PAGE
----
Tin toxicity

Background

  • True tin toxicity is rare, as tin is poorly absorbed in the GI tract (<5%)
  • Inorganic tin does not cross blood-brain barrier
  • Information on effects of toxicity based primarily on animal/in vitro studies and extrapolation from other heavy metals

Clinical Features

  • Inhalation of tin chloride may cause irritation of mucous membranes
  • Occupational exposure to tin oxide has be reported to be associated with a benign pneumoconiosis, stannosis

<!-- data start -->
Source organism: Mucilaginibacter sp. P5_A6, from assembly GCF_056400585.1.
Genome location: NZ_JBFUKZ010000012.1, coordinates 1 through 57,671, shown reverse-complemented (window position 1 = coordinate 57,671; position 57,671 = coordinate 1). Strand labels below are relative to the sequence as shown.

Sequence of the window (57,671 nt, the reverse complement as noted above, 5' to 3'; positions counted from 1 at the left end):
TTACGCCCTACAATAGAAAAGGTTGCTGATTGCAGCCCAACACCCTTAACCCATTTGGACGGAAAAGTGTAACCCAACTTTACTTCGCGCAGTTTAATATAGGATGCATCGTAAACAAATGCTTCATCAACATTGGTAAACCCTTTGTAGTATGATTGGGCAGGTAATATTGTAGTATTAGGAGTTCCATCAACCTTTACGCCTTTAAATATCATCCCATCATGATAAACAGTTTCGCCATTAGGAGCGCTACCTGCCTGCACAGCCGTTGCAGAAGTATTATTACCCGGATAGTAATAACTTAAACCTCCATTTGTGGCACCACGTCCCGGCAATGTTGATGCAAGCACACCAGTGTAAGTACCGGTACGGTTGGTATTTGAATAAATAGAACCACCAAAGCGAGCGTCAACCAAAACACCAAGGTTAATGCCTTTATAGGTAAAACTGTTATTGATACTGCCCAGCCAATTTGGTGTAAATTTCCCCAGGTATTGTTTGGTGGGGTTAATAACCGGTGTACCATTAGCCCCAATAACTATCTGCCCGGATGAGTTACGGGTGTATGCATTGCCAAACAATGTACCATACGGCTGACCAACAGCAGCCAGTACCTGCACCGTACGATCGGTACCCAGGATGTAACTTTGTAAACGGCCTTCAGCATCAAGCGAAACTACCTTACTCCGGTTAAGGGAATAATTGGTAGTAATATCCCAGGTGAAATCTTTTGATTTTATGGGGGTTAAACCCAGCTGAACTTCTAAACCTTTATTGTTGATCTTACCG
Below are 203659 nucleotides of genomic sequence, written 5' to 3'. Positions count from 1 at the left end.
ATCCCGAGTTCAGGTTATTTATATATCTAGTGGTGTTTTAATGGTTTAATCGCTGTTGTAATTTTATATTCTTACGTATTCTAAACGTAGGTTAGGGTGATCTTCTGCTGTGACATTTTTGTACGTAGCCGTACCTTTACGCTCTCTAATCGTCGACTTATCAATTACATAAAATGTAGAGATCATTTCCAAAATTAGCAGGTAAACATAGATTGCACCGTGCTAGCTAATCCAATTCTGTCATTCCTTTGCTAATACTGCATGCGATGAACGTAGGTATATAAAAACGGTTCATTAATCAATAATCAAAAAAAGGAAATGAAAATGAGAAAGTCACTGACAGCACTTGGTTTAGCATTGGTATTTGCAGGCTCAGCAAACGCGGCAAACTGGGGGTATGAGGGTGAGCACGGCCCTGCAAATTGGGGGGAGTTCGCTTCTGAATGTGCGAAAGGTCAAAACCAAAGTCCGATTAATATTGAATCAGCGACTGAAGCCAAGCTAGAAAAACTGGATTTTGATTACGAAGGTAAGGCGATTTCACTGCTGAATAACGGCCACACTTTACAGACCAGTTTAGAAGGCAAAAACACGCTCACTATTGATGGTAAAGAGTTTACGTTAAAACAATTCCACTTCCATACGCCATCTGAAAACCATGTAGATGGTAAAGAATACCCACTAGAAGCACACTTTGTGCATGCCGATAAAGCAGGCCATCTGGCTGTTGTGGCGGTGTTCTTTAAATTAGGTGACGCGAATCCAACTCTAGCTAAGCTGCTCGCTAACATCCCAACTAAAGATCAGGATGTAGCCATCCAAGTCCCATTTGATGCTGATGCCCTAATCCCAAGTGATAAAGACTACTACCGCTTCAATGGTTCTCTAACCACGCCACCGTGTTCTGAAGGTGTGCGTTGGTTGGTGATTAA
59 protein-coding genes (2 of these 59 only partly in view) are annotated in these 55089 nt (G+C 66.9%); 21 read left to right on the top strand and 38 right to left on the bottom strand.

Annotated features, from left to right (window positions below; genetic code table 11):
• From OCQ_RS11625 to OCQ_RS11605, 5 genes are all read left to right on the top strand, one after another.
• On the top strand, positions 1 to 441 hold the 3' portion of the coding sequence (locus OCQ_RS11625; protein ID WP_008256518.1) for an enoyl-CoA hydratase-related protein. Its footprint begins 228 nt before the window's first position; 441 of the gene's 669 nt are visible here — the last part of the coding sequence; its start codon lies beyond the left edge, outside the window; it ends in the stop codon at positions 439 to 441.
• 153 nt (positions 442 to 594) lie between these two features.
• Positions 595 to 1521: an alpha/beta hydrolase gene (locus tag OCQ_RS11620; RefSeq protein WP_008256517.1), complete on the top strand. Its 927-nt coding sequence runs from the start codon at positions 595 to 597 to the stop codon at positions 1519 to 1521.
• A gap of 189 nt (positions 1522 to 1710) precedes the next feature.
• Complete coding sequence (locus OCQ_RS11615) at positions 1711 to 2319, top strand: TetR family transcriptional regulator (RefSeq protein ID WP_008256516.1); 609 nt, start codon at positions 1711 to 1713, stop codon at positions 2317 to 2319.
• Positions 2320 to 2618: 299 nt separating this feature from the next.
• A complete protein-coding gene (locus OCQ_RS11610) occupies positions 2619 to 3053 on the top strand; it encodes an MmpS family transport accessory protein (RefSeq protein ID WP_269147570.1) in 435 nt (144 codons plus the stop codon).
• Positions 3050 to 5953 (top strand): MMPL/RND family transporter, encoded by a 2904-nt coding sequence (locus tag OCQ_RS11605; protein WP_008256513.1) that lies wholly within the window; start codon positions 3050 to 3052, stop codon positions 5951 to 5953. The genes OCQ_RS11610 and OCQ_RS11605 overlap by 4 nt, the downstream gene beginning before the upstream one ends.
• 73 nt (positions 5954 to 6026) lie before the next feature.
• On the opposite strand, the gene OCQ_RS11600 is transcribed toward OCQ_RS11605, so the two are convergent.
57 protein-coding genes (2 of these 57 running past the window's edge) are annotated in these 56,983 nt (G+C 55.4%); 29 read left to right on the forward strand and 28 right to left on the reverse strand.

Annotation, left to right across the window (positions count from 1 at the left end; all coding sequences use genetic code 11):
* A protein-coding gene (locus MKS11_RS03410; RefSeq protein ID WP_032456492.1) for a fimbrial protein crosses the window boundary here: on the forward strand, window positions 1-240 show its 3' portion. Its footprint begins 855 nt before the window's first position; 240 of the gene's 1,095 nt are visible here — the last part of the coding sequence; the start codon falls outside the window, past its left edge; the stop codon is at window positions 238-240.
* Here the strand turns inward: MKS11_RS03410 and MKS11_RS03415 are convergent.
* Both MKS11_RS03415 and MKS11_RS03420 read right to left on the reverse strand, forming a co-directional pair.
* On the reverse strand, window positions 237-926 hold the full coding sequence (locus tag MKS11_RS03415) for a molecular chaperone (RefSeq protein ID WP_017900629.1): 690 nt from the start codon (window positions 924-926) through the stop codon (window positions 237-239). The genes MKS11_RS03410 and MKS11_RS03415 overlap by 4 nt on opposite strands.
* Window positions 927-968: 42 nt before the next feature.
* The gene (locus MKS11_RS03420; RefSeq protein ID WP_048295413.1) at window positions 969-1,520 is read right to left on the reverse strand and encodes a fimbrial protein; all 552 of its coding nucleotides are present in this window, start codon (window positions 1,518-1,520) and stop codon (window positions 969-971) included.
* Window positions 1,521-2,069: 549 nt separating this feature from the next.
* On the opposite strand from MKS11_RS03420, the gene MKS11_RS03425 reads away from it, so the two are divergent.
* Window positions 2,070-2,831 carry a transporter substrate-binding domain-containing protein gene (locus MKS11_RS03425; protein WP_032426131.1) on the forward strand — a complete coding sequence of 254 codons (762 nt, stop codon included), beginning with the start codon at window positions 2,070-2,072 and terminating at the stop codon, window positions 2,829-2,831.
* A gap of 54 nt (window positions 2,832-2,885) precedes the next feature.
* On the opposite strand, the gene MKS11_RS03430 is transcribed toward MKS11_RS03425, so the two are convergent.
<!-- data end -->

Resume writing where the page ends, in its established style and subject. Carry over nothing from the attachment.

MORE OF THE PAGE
• Not associated with fibrosis or loss of pulmonary function
  • Eating canned food from unlacquered tin cans may cause mild GI upset due to irritation from unabsorbed tin

Differential Diagnosis

Heavy metal toxicity

Evaluation

Management

  • Stop exposure
  • Decontaminate if topical exposure
  • Role of chelation not established

Disposition

See Also

External Links

References

Authors:

Claire